WASHINGTON — Sen. Mike Rounds, R-S.D., suggested Tuesday that the National Flood Insurance Program should boost its insurance coverage to $427,000 from $250,000 in an effort to put it on sounder fiscal footing.

The suggestion from the conservative lawmakers sets up a potential battle with industry groups, however, that are lobbying to reduce the program's role in order to boost private market participants' role.

During a Senate Banking Committee hearing on the issue, Rounds cast it as a way to solve the flood insurance's economic problems.

"I am wondering if the National Flood Insurance Program should perhaps take a look at increasing the total amount of structure coverage in those areas where it would be perhaps more profitable to write and gain more premium dollars," Rounds said.

Sen. Mike Rounds, R-S.D.
"I am wondering if the National Flood Insurance Program should perhaps take a look at increasing the total amount of structure coverage in those areas where it would be perhaps more profitable," said Sen. Mike Rounds, R-S.D. Bloomberg News

Roy Wright, deputy associate administrator of the Federal Emergency Management Agency, which oversees the National Flood Insurance Program, welcomed the suggestion.

"There is a real problem of under insurance," he said.

The $250,000 limit was set in 1994 and an equivocal amount would be $427,000 today.

"That is an adjustment I would be happy to work with you on," Wright told Rounds. "It would increase the revenue coming into the program and help us to be financially sound."

The National Flood Insurance Program is $24.6 billion in debt, and FEMA is currently borrowing from the U.S. Treasury to cover $400 million in interest payments a year.

But raising the cap on federal flood insurance runs counter to the agenda of the SmarterSafer coalition, which supports increasing the role of private flood insurance.

"We would oppose increasing the caps on the flood insurance program," said Jenn Fogel-Bublick, who represents the SmarterSafe Coalition. She a partner at Capitol Counsel LLC in Washington.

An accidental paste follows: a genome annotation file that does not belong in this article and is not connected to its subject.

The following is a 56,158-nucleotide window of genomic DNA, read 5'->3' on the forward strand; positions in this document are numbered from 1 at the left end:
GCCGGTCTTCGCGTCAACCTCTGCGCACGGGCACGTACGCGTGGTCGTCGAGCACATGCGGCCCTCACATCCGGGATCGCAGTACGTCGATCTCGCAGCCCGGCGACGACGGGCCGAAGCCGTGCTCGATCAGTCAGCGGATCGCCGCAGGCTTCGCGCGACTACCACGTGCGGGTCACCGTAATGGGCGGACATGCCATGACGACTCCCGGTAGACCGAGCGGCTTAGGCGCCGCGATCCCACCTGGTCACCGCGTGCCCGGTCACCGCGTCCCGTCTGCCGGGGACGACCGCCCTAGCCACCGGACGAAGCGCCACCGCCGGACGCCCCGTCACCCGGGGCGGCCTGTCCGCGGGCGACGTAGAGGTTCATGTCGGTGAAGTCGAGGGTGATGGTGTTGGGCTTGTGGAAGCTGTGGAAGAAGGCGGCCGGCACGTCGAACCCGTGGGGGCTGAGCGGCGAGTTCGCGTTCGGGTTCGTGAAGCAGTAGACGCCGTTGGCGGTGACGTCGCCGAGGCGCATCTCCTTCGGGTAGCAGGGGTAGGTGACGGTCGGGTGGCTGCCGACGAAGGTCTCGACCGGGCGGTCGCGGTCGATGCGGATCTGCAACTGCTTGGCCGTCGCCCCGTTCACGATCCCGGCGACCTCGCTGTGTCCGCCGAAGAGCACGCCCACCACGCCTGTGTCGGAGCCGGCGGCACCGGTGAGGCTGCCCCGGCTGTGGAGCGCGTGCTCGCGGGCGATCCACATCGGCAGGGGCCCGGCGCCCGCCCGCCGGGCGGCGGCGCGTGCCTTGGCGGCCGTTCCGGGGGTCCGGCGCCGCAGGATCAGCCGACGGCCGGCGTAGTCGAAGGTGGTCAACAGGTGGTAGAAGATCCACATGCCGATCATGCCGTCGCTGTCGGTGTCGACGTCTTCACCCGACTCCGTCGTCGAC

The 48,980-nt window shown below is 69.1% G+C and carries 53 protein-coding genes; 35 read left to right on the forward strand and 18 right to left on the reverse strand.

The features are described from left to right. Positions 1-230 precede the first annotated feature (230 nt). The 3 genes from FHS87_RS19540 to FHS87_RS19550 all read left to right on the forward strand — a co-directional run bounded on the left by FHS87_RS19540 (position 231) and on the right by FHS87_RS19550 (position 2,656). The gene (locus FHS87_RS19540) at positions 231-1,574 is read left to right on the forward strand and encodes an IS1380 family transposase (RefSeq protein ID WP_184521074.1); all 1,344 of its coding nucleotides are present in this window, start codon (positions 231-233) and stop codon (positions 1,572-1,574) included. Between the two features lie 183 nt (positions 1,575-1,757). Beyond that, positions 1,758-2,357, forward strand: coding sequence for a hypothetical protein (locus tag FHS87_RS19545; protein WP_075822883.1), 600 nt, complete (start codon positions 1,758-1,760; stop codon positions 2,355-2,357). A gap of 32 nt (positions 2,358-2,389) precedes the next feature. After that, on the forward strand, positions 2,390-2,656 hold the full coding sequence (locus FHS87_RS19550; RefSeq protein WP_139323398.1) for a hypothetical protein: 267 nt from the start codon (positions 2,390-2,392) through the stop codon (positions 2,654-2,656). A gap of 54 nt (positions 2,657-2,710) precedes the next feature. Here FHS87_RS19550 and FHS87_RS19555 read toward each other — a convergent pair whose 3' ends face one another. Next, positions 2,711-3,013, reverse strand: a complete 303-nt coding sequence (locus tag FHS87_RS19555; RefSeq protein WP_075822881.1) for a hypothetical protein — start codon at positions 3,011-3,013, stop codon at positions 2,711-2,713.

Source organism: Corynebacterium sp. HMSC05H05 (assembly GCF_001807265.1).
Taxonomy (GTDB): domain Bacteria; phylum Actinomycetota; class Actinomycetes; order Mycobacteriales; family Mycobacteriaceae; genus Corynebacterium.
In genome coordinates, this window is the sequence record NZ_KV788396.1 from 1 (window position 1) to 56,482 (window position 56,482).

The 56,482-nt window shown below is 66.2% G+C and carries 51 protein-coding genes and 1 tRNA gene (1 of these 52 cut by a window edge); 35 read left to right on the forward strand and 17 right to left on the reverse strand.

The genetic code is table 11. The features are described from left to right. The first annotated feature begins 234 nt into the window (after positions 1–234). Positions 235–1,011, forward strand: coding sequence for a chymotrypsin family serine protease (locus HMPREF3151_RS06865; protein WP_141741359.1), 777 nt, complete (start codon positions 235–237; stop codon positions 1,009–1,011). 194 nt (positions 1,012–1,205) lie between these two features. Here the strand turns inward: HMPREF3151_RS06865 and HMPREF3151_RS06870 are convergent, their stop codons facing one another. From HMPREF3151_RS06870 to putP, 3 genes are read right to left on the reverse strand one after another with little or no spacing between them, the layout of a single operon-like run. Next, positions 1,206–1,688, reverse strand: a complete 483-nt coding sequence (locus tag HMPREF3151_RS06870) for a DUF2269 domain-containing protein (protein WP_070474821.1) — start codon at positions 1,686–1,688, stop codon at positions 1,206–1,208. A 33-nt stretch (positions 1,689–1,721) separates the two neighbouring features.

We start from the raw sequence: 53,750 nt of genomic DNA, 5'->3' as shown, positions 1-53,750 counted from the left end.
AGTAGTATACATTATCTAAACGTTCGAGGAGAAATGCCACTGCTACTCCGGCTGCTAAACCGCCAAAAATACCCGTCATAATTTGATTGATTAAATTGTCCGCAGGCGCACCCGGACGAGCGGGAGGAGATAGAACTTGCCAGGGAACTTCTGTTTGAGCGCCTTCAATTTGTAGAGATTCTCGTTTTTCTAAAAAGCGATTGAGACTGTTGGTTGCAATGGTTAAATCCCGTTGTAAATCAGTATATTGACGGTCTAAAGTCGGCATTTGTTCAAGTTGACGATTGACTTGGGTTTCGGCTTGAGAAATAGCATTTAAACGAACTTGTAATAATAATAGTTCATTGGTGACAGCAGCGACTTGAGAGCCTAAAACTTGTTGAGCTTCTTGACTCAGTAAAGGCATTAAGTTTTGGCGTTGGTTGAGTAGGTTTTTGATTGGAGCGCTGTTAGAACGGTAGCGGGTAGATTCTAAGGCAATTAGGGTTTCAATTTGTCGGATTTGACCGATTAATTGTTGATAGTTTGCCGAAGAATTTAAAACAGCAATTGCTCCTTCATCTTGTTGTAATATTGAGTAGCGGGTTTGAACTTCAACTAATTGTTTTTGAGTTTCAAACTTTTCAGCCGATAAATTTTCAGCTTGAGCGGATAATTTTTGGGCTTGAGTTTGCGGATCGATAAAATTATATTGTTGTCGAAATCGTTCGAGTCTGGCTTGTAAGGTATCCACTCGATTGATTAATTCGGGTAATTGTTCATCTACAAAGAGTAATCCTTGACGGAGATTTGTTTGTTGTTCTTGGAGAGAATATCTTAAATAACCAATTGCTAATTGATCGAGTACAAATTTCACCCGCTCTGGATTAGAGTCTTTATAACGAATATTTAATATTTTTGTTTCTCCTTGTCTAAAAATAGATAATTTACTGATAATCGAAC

Lawmakers must soon decide what to do about the flood insurance program, which is slated to expire at the end of September.

So far, House and Senate banking committee members have been discussing ways to increase the roll private insurers play in the flood insurance market.

During Tuesday's hearing, Sen. Elizabeth Warren, D-Mass., stressed that it is more than just an insurance program. It also supports flood mapping, floodplain management and flood mitigation, she said.

"Each of these missions plays an important role in reducing flood risk and each is at least partially funded by user fees and surcharges," Warren said.

But private flood insurers currently do not undertake such work.

"I support private-sector insurance, but only if playing field is level" and if private flood insurers will help pay for the flood mapping, floodplain management and flood mitigation, Warren said.

Fogel-Bublick said the coalition would not object to supporting those programs.

Last week, Wright testified before the House Financial Services Committee and suggested that Congress should consider giving private flood insurers exclusive rights to insure newly constructed homes. That would give private insurers a good foothold in the housing market.

"Many want to see the private market expand. From a public policy perspective, the more people who are covered the better," Wright said.

Rounds cautioned, however, that insuring only older homes would increase the federal government's risk. "If the private insurers are taking the healthiest and most profitable premium dollars, that hurts you in the long run," the senator said.

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